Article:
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A Certain Romance: Style shifting in the language of Alex Turner in Arctic Monkeys songs 2006-2018This paper reports on a diachronic study of the language employed by Arctic Monkeys frontman Alex Turner in his songs over a 13-year period. The analysis adapts Simpson’s (1999) USA- 5 model for studying accent in vocal performance, and focuses on the realisation of three phonological variables and two dialect variables in a 16,000-word corpus of 69 songs across all six albums released by the band. Hailing from High Green, Sheffield, Turner speaks with a vernacular Yorkshire accent, and the band’s early appeal (particularly in northern England) is often accredited partially to their authentic down-to-earth image, content and performance. Throughout their career, the band have evolved in terms of their musical genre and style, and, having recorded their first two albums in England, later albums were recorded and produced mostly in Los Angeles. Simpson’s model is modified in order to analyse trends in usage of five linguistic variables with non-standard variants iconic of northern British identity, with a view to analysing how Turner’s changing linguistic practice relates to his affiliation with vernacular and institutional norms, and thus his performance of different identities within songs. Keywords: Accent, Arctic Monkeys, dialect, identity, northern English, non-standard, vernacular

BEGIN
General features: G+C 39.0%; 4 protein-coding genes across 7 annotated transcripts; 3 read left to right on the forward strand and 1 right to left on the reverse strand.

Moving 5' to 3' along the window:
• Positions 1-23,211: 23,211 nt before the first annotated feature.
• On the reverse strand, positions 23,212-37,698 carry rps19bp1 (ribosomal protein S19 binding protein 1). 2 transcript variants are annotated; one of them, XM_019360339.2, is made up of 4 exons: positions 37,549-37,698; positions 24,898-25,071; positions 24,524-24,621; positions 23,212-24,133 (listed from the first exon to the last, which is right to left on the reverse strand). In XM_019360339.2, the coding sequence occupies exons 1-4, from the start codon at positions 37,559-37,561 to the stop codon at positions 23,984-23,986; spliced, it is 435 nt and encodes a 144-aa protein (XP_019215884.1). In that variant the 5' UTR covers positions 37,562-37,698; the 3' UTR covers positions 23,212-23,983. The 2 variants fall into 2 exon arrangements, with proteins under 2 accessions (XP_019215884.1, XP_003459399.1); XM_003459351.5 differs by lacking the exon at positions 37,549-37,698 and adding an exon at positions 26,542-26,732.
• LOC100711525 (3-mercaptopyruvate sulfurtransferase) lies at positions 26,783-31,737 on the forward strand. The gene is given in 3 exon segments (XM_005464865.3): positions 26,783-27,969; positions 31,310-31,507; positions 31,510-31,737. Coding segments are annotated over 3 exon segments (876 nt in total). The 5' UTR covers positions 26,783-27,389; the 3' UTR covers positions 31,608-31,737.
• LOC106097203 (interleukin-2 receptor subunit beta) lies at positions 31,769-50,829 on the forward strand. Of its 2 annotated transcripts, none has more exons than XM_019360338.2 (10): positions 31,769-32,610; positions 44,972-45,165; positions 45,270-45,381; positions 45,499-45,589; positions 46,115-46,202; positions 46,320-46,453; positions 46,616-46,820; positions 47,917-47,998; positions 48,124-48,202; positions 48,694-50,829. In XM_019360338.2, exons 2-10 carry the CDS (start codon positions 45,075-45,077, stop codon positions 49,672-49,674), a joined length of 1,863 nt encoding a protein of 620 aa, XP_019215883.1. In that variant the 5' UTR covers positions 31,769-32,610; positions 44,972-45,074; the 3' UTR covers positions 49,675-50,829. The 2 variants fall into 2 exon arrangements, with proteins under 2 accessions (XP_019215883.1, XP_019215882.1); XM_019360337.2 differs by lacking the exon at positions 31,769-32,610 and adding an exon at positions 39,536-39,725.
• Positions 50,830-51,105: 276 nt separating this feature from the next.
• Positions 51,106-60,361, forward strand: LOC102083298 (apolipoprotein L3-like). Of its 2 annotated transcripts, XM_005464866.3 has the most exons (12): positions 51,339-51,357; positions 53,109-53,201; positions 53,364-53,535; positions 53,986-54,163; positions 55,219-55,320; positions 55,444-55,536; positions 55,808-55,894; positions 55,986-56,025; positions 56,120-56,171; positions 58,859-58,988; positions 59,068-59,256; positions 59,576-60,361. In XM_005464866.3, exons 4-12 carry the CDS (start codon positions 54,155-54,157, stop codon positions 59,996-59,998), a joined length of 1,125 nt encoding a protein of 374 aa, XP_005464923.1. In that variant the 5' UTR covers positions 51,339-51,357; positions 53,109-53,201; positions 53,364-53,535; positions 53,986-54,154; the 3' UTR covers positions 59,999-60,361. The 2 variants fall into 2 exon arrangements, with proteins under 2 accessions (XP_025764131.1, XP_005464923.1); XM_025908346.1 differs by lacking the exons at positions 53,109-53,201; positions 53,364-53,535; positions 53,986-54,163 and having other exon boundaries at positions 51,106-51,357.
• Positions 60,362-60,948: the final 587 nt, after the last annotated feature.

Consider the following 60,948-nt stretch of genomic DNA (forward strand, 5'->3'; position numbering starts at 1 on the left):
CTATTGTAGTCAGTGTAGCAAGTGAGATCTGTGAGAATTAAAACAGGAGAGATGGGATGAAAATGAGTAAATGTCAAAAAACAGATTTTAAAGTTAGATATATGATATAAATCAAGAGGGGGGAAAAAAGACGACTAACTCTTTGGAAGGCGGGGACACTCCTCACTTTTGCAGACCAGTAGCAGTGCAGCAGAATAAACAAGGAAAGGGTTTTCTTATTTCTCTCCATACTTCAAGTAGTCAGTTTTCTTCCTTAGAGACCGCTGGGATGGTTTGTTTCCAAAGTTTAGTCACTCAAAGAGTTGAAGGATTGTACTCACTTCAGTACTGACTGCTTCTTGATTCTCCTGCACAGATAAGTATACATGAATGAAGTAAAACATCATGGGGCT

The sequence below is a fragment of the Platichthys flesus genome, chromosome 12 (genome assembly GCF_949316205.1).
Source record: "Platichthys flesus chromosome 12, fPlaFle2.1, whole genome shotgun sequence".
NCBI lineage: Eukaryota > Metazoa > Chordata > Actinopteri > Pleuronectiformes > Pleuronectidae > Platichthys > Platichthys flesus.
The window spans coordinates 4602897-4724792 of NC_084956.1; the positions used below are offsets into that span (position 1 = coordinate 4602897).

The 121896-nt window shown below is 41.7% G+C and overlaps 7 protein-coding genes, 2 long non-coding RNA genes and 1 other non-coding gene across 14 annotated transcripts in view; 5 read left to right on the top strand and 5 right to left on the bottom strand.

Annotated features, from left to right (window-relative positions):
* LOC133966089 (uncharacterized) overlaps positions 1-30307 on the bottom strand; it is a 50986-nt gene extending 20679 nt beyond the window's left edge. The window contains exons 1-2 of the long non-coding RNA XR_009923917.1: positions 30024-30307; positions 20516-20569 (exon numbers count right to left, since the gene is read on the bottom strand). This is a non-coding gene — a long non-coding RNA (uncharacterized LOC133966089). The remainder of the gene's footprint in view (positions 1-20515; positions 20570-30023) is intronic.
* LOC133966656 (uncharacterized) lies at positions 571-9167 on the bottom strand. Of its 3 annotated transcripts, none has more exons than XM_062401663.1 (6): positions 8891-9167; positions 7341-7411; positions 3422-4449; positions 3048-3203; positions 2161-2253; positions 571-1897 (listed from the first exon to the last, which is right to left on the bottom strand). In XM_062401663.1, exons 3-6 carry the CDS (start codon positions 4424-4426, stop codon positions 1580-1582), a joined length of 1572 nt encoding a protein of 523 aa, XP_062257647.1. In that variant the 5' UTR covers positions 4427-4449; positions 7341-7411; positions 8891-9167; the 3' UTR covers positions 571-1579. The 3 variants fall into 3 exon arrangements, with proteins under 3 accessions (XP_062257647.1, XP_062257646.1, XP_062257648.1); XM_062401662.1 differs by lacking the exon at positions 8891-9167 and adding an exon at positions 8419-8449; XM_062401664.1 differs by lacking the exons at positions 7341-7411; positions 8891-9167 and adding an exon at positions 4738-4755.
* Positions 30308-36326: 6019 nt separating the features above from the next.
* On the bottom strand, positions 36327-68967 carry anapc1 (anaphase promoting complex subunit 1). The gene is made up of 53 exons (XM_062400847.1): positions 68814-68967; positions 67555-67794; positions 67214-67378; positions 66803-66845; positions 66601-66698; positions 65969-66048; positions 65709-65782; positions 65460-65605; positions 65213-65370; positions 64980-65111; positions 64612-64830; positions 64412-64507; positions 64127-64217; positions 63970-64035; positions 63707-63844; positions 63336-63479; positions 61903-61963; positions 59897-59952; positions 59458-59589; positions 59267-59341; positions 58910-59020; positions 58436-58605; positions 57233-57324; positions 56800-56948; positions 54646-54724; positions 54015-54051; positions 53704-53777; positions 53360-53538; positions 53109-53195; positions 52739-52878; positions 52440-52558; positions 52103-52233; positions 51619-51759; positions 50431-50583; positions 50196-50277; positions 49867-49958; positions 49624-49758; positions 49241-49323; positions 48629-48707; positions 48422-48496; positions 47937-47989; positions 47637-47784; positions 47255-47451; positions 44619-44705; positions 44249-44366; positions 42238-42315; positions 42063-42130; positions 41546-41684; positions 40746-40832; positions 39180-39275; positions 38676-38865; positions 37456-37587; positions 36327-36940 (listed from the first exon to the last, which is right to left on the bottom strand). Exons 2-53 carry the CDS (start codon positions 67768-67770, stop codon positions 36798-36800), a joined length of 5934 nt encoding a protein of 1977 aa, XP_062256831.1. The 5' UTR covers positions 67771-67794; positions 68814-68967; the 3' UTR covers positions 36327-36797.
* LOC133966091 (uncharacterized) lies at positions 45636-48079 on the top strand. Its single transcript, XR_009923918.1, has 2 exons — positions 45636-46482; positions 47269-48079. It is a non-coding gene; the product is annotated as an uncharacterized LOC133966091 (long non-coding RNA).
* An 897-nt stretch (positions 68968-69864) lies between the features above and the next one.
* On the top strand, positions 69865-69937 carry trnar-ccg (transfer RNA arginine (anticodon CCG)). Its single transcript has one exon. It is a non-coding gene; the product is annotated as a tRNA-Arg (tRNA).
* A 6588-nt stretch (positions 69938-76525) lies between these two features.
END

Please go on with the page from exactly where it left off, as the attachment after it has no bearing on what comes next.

‘Please could you stop the noise’: The grammar of multimodal meaning-making in Radiohead’s "Paranoid Android"This article uses Zbikowski’s (2002, 2012, 2017) theory of ‘musical grammar’ to analyse Radiohead’s song ‘Paranoid Android’ from their 1997 album OK Computer. Invoking the close structural and compositional parallels between language and music, Zbikowski’s approach appropriates some of the core elements of cognitive linguistics to provide a means of ‘translating’ music into meaning-bearing conceptual structures via the construction of ‘sonic analogs’, which are a type of conceptual construct formed when incoming perceptual information is compared to existing cognitive knowledge stored as image schemas. The result is an analysis of the interactions between the linguistic and aural constructions of a multimodal text that not only sheds new light on this text’s meaning-making devices but also endeavours to unlock the strategies through which such distinctive semiotic modes act and interact within texts to create meaning potential.